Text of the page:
Thursday, September 13, 2018

Lost In Space S1 E3: Island In The Sky

"Warning! Warning! Warning!"
"Destroy!" (altered from "Kill" in the original script)

The impressive Lost In Space start continued with Tony Leader's second and final installment behind the camera for Lost In Space, Season One, Episode 3, Island In The Sky.

Leader, as a director, ran filming off schedule for two episodes, the two longest in the series' run in The Reluctant Stowaway and Island In The Sky. As a result of these cost and time overruns, Island In The Sky would be Leader's last working for Irwin Allen. Leader would move on to direct Gilligan's Island (6 episodes) and even Star Trek's For The World Is Hollow And I Have Touched The Sky (S3, E8).

Additionally, this would be Norman Lessing's only scriptwriting contribution to the series. Lessing would write for Hawaii Five-O, The Fugitive, BonanzaBaretta, family favorite Eight Is Enough and more.

Third episode Island In The Sky is loaded with firsts for the show. Apart from the declarative battle cry of Robot (see above), we are introduced to the hardware that is The Chariot. We are also given to the delight of Debbie the Bloop, Penny Robinson's new lost in space companion. Angela Cartwright's character, Penny, was an associative student of zoology which made her natural association to animals on the series rather logical.

"Don't trust him. He's as slippery as a bucket of eels," declares Major Don West as he is as clear-headed as anyone about the character reality of Dr. Zachary Smith. This is the first openly distrustful entry in the war between West and Smith during season one.

Robot is manipulated yet again by Will Robinson's impersonation of Smith (arguably that's a tough one to accept). This is just one of the many clearly non-scientific absences of genuine logic in the series and Island In The Sky is certainly replete with them. Just keep those aspects of the show in perspective through the proverbial suspension of disbelief and you'll have a blast.

Visually, Island In The Sky also treats us to some wonderful scenery and location shooting as the episode utilizes some considerable footage from pilot No Place To Hide's crash landing sequence. Judicious editing in these first five episodes is impressive in its own right. And even the set production is top notch and a joy to explore within each entry. Director of photography Gene Polito plays a big part of the look for the series.

Composer John Williams returns for his second tour infusing scenes with suspense and tension where sometimes it's rather required. That score cannot be underestimated in its ability to fill space.

Island In The Sky is yet another hour of a gorgeously restored space adventure. This fan of the classic series, one of his favorite science fiction shows in the history of science fiction, is ever so grateful for the preservation of this television series in its current form. Even Rotten Tomatoes recently noted series worthy of binge watching and noted the original Lost In Space in its August 2018 list. For me Lost In Space is an island unto itself on a purely artistic level and is generally underappreciated by those outside the lure of its orbit.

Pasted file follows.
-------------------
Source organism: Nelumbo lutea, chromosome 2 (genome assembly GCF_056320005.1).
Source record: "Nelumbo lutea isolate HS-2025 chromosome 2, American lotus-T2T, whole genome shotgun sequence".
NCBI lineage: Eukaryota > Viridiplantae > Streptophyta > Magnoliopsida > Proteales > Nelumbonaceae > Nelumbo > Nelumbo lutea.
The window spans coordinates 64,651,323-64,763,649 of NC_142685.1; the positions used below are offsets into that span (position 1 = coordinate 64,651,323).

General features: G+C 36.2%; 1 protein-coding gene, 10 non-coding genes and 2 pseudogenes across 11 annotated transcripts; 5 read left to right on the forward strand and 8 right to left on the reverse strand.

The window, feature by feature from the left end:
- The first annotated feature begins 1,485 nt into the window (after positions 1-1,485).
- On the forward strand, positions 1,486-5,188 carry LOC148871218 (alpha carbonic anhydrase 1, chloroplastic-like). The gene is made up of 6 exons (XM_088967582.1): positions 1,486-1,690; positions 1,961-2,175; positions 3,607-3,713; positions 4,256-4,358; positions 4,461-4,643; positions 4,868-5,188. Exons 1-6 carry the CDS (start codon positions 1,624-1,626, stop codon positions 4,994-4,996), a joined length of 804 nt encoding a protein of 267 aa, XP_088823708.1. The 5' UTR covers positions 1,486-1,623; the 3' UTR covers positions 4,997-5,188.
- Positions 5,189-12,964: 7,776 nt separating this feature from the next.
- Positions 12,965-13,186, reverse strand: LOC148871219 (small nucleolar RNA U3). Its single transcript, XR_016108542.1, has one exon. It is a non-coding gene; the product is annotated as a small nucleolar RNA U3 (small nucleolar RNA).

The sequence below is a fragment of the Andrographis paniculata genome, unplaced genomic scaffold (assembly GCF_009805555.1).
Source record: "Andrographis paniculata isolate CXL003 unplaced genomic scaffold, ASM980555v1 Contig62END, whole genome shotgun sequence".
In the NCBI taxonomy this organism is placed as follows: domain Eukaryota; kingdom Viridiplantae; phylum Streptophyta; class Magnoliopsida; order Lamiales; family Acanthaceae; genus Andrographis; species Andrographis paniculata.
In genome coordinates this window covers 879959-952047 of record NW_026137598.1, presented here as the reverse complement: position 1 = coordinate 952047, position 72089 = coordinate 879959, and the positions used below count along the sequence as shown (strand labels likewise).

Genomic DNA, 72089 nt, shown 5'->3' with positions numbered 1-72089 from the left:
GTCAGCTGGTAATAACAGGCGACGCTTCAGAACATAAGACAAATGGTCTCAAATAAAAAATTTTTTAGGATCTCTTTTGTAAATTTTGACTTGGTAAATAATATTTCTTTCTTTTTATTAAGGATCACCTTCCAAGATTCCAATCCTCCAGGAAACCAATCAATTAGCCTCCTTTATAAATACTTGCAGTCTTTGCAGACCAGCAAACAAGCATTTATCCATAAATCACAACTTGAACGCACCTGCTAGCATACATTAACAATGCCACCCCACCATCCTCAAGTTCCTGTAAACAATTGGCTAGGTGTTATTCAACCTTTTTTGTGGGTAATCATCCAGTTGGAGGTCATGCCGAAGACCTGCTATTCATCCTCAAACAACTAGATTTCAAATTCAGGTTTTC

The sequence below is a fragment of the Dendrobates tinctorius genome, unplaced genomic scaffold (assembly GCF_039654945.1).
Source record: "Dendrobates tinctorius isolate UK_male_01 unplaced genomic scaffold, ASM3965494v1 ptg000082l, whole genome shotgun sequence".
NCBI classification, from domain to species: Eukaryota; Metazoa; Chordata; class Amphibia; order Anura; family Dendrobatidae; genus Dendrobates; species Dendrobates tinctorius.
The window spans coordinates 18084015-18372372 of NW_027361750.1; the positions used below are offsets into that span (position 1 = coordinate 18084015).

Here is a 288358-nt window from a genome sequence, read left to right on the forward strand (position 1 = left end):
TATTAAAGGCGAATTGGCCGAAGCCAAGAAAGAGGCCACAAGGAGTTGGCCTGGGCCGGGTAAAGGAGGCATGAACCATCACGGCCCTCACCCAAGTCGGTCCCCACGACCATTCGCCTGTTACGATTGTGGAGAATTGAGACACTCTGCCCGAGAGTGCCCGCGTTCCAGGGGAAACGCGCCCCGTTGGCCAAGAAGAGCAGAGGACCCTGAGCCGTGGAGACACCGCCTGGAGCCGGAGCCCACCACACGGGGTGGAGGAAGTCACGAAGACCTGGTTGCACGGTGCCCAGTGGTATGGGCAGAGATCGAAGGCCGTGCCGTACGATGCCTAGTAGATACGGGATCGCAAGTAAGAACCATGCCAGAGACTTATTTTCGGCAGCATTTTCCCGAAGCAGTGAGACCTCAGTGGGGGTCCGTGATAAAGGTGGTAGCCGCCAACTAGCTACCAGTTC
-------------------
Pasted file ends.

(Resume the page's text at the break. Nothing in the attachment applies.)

Writer: Norman Lessing/ S. Bar-David.
Director: Tony Leader.

Wednesday, September 5, 2018

Buck Rogers In The 25th Century S1 E1-2: Awakening

"The only home I know is 500 years away."
-Buck Rogers-

"You see Buck, we've been catalogued. Numbered. Voice printed and everything else from the day we were born. Everyone including our enemies have records of each other. But you and you alone have dropped into our world from nowhere. You can go anywhere. Be anything. Anyone. And baffle the identifiers of the universe. ... A man working for peace and order."
-Dr. Elias Huer-

"The year is 1987, and NASA launches the last of America's deep space probes. In a freak mishap, Ranger III and its pilot, Captain William 'Buck' Rogers, are blown out of their trajectory into an orbit which freezes his life support systems and returns Buck Rogers to Earth … 500 years later." -voiced by William Conrad-

The man out of time and propelled 504 years into the future, into the 25th Century, is one (biddi biddi biddi) Captain William "Buck" Rogers of the United States Air Force. Queue Elvis Costello's Man Out Of Time (1982), a seeming tribute in music to our old boy Buck a year later. Frozen and effectively preserved he is awakened and captured by the voluptuous Princess Ardala and her right hand Kane of the Draconian Empire before meeting his 25th century human counterparts in Colonel Wilma Deering and Dr. Elias Huer.

Buck Rogers In The 25th Century (1979-1981) was a vintage era Glen A. Larson production. Sound and special effects were comparable to sister series Battlestar Galactica (1978-1979) and many of costumes, visual effects and props from that series were recycled here to generally good effect. These applications managed to keep the budget under control (perhaps it shows a bit) and managed to give audiences two seasons of the series. Irwin Allen often recycled in a similar fashion on his own shows like Lost In Space (1965-1968) and Voyage To The Bottom Of The Sea (1964-1968). Allen seemed to set precedent in TV, a real trailblazer, and here was Larson indeed carrying that torch in the 1970s and 1980s. But Larson's strong ideas never seemed to achieve the necessary financial traction with networks to endure. Despite lacking the massive personality of Allen, Larson's work still took hold in the annals of science fiction history.

Whereby Ronald D. Moore would reimagine Larson's Battlestar Galactica decades later, Larson was recreating Buck Rogers for a new era featuring Gil Gerard as its titular action hero.

The character, Buck Rogers, was created in 1928 by Philip Francis Nowlan. Larson brought the character into the 20th Century and which had surprisingly not really seen a proper rebirth of the property since 1950-1951.